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Author: Alison Morgan

This book is the first edited collection of poems and songs written in the immediate aftermath of the Peterloo Massacre in 1819. Of the seventy or so poems included in the anthology, many were published as broadsides and almost half were published in radical periodicals, such as the moderate Examiner and the ultra-radical Medusa with many from the Manchester Observer. Although I have provided headnotes and footnotes to support the reading of the texts, I intend them to stand alone, conveying as much of the original publication as possible, in order not to dilute the authenticity.

Following an introduction outlining the events before, during and after the massacre as well as background information on the radical press and broadside ballad, the poems are grouped into six sections according to theme, rather than chronologically or by publication because I want the reader to note the similarity between so many of the poems. Grouped in this manner, one cannot avoid the voices echoing down the centuries, speaking to us of the horrors of the time in texts that can no longer be ignored. Shelley’s Masque of Anarchy is included as an appendix in acknowledgement of its continuing significance to the representation of Peterloo.

This book is primarily aimed at students and lecturers of Romanticism and social history. With the bicentenary of the massacre in 2019 and Mike Leigh’s forthcoming film, I envisage the potential for a wider readership of people interested in learning more about one of the most seminal events in English history.

Katrina Navickas

The Peterloo Massacre was more than just a Manchester event. The attendees, on whom Manchester industry depended, came from a large spread of the wider textile regions. The large demonstrations that followed in the autumn of 1819, protesting against the actions of the authorities, were pan-regional and national. The reaction to Peterloo established the massacre as firmly part of the radical canon of martyrdom in the story of popular protest for democracy. This article argues for the significance of Peterloo in fostering a sense of regional and northern identities in England. Demonstrators expressed an alternative patriotism to the anti-radical loyalism as defined by the authorities and other opponents of mass collective action.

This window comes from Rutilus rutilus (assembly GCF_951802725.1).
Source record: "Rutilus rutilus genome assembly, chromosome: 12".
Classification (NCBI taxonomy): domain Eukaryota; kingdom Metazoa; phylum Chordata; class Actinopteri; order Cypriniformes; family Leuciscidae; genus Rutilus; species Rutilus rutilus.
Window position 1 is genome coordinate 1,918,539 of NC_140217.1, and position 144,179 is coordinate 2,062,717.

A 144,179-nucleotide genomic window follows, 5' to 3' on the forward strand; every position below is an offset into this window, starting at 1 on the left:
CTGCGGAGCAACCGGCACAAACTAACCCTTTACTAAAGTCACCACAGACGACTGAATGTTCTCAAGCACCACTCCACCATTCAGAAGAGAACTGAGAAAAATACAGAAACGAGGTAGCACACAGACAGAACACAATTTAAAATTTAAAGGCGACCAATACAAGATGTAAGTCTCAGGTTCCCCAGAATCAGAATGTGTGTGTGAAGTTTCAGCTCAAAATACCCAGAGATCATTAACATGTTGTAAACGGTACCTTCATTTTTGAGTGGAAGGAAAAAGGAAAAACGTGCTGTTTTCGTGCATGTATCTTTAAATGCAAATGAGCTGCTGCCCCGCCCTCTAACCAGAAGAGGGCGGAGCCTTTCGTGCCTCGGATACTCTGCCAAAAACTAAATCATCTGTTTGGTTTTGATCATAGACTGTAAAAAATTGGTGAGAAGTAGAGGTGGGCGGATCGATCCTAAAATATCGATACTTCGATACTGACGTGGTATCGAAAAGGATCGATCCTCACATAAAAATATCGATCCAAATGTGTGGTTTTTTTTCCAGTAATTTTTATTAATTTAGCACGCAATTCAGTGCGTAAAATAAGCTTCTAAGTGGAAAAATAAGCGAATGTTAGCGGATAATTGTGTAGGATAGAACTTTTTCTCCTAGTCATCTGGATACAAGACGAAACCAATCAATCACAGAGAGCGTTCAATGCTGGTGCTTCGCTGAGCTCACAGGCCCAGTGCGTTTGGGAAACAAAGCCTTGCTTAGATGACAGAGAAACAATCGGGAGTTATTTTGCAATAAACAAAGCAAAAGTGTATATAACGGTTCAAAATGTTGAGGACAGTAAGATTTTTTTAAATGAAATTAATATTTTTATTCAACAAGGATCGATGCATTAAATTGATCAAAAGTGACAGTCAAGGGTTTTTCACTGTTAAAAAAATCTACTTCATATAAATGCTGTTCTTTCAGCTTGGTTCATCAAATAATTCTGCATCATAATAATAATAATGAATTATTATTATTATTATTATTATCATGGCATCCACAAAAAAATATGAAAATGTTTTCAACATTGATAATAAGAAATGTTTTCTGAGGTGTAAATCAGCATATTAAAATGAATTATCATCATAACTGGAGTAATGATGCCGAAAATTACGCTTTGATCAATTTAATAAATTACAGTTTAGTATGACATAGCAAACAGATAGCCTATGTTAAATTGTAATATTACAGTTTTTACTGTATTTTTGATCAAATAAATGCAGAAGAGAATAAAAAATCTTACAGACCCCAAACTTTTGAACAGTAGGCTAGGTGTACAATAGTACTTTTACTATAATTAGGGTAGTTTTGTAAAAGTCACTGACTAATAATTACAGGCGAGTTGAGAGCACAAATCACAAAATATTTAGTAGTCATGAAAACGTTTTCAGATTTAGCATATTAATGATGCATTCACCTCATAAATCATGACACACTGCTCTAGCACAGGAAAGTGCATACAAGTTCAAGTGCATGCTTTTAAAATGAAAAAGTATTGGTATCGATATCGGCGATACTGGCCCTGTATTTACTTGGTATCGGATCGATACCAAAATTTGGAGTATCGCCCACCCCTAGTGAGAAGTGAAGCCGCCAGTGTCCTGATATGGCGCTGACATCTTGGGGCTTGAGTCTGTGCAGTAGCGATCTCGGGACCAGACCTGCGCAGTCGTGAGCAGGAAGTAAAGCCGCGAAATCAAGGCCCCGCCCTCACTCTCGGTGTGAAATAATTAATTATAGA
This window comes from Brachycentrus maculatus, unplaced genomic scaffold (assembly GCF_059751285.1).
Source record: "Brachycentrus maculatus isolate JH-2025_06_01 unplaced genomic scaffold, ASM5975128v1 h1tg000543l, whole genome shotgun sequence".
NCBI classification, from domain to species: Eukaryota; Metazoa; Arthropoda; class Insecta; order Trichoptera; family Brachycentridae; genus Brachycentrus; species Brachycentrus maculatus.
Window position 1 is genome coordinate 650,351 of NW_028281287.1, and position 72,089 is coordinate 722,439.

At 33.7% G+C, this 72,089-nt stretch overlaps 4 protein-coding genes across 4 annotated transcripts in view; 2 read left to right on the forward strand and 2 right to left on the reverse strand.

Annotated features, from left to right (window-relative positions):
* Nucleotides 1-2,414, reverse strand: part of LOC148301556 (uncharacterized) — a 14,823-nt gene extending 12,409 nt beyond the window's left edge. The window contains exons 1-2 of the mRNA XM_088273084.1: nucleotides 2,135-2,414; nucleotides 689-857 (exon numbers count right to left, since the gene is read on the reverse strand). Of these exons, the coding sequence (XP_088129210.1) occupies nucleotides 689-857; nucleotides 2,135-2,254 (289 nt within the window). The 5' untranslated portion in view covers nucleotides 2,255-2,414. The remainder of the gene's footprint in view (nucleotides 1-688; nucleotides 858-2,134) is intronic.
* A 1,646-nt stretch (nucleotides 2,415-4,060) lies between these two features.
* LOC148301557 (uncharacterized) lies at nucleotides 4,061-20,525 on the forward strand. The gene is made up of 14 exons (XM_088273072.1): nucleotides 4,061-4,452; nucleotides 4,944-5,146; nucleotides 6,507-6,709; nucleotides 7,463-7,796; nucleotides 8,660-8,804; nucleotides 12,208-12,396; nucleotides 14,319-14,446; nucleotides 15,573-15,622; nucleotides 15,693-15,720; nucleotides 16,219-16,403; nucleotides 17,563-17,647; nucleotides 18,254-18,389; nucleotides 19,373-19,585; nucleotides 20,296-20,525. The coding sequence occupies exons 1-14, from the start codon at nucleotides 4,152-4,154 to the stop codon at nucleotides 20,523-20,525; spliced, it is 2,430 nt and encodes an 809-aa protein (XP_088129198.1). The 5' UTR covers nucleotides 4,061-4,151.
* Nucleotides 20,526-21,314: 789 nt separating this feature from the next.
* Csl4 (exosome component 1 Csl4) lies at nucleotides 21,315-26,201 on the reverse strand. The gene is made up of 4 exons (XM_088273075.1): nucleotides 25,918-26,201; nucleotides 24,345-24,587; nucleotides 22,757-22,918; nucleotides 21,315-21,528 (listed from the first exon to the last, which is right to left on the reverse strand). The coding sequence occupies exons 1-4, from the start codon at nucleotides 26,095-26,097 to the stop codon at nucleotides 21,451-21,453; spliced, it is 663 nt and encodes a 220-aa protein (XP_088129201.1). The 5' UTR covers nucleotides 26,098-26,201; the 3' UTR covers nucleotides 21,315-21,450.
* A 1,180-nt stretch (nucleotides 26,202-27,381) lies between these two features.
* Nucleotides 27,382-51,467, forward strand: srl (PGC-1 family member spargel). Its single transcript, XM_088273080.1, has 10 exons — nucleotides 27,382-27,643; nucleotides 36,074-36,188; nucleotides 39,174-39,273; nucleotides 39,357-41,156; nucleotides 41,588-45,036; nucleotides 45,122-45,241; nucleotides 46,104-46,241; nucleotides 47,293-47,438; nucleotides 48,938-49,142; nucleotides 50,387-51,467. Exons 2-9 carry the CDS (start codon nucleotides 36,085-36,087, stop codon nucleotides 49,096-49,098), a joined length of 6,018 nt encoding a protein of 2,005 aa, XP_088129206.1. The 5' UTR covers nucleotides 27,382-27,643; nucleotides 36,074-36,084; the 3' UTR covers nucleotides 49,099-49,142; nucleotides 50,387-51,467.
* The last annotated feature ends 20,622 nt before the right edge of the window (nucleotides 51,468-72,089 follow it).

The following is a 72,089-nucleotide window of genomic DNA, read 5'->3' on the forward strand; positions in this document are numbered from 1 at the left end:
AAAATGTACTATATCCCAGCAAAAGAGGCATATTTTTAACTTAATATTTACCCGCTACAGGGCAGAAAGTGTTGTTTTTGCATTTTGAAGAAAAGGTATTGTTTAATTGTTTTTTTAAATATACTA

Bulletin of the John Rylands Library
Nathan Bend

The role of the Home Office in the Peterloo Massacre remains contentious. This article assesses the available evidence from the Home Office and the private correspondence of Home Secretary Viscount Sidmouth to contest E. P. Thompson’s claim that the Home Office ‘assented’ to the arrest of Henry Hunt at St Peter’s Fields. Peterloo is placed within the context of government’s response to political radicalism to show how the Tory ministry had no clear counter-radical strategy in the months leading up to the August event. The article further argues that although the Home Office may not have assented to forceful intervention on the day, the event and its aftermath were needed to justify the Six Acts which would ultimately cripple the reform movement.

Bulletin of the John Rylands Library
Katrina Navickas

3 Peterloo and the changing definition of seditious assembly On Monday 16 August 1819, over 60,000 people assembled on St Peter’s Fields to hear Henry Hunt and local radicals proclaim the message of universal suffrage. The meeting had been adjourned from 9 August, after the Manchester magistrates issued a notice declaring it illegal. The Patriotic Society, headed by James Wroe, editor of the Manchester Observer, took extra precautions to ensure that the crowds a week later formed a peaceful meeting, with no provocation of an ‘anti-­ parliament’ or physical

in Protest and the politics of space and place, 1789–1848
F. A. Bruton
Bulletin of the John Rylands Library
Open Access (free)
Biography of a Radical Newspaper
Robert Poole

The newly digitised Manchester Observer (1818–22) was England’s leading radical newspaper at the time of the Peterloo meeting of August 1819, in which it played a central role. For a time it enjoyed the highest circulation of any provincial newspaper, holding a position comparable to that of the Chartist Northern Star twenty years later and pioneering dual publication in Manchester and London. Its columns provide insights into Manchester’s notoriously secretive local government and policing and into the labour and radical movements of its turbulent times. Rich materials in the Home Office papers in the National Archives reveal much about the relationship between radicals in London and in the provinces, and show how local magistrates conspired with government to hound the radical press in the north as prosecutions in London ran into trouble. This article also sheds new light on the founding of the Manchester Guardian, which endured as the Observer’s successor more by avoiding its disasters than by following its example. Despite the imprisonment of four of its main editors and proprietors the Manchester Observer battled on for five years before sinking in calmer water for lack of news.

Bulletin of the John Rylands Library
Plotting, counter-intelligence and the revolutionary tradition in Britain and Ireland